Device that could curb maternal deaths wins funding

A device that could save the lives of women all over the world by treating postpartum haemorrhage (PPH) has received significant funding, and could be available widely soon.

The University of Liverpool in the UK has been awarded £850,000 from the National Institute for Health Research (NIHR) to further develop the device, which could have a major global impact on the rate of maternal deaths.

Professor of International Maternal Health, Andrew Weeks from the Institute of Translational Medicine received the funds from NIHR's Innovation for Innovation programme for the PPH Butterfly.

Figure 1 Diagram showing the normal progression of severe PPH. Use of the PPH Butterfly should provide an early diagnosis of the underlying cause of the bleeding while preventing on-going blood loss. PPH, postpartum haemorrhage.

PPH is often defined as the loss of more than 500ml or 1,000ml of blood within the first 24 hours following childbirth. It is a common maternity emergency affecting 40,000 British women each year. Although it can usually be treated in the UK, many suffer long-lasting complications.


Globally PPH remains a major cause of death and is responsible for around 25% of the 289,000 maternal deaths annually. Although common, its management has changed little over the last 30 years. The new device, the PPH Butterfly, works to not only stop the bleeding immediately, but also help diagnose its source.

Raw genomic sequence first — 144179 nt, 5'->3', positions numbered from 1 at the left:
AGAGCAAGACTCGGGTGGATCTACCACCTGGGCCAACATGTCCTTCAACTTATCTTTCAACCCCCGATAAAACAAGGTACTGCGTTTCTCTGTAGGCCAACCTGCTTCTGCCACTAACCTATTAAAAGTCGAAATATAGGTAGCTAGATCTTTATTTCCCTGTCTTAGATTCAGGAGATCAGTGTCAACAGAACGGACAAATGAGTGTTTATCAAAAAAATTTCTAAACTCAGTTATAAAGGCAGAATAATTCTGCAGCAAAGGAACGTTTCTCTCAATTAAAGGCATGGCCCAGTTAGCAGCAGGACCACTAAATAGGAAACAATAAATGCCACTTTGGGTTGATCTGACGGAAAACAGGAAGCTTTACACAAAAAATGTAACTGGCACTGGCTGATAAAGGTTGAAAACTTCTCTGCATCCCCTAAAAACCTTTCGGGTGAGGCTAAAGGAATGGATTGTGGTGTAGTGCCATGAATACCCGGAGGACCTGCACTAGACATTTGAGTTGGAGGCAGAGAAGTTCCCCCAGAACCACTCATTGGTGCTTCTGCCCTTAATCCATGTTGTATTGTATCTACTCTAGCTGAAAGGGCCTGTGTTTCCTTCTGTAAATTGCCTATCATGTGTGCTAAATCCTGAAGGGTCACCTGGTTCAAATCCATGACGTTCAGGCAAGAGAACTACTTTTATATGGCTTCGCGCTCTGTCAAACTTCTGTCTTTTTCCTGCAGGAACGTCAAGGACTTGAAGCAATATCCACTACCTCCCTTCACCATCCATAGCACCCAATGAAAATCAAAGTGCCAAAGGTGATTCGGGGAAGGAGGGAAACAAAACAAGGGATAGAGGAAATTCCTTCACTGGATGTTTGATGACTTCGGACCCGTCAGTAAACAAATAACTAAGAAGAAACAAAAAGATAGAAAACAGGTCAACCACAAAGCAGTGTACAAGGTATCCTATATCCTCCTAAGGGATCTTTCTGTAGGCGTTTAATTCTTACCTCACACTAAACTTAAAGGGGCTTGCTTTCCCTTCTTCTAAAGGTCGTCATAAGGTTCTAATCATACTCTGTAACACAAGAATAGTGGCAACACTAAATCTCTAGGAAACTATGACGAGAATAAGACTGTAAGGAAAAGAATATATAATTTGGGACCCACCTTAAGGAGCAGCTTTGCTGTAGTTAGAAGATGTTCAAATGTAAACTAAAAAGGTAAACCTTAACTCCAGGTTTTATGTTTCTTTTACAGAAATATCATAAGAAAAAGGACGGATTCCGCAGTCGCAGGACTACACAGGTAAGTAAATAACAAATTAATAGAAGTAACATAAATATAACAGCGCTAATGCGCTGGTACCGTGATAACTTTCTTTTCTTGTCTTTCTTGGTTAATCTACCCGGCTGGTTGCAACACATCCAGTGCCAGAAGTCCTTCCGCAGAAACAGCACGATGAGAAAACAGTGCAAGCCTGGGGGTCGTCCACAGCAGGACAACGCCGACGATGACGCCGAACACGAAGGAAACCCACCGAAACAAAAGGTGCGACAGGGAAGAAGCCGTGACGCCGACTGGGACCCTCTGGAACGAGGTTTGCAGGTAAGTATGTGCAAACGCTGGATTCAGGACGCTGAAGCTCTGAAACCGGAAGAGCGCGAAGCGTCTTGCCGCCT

The most common cause of PPH is an inability of the uterus to contract adequately after childbirth. Typically it is treated with bimanual compression (BMC), where one hand is placed within the vagina and the other hand is on the abdominal wall to compress the uterus. This is effective, but very uncomfortable for the woman, said the researchers.

Figure 2 A composite picture combining a shelf pessary (used for the treatment of uterovaginal prolapse) and a Cusco speculum (used for vaginal and cervical examination).

“We designed a device that could replicate BMC without inserting a hand vaginally, therefore being less invasive. It could also help in diagnosing the source of the bleeding.”

The first clinical trials of the device have now been successfully completed. The next phase will see the device tested this summer on women identified as suffering from PPH. “It is designed to be easy to use and low-cost and allows for smooth insertion and removal. It is acceptable to clinicians and consumers and performs well in tests,” added the researchers.

“This funding is vital in helping us to take the development of this device forward. It is also a testament to strong partnership working with the University, the NHS and Industry partners,” said Professor Weeks, who is also a consultant obstetrician at the Liverpool Women's Hospital.

“Going forward we are currently developing a training package for those who will be using it with view to the clinical trials this summer.”

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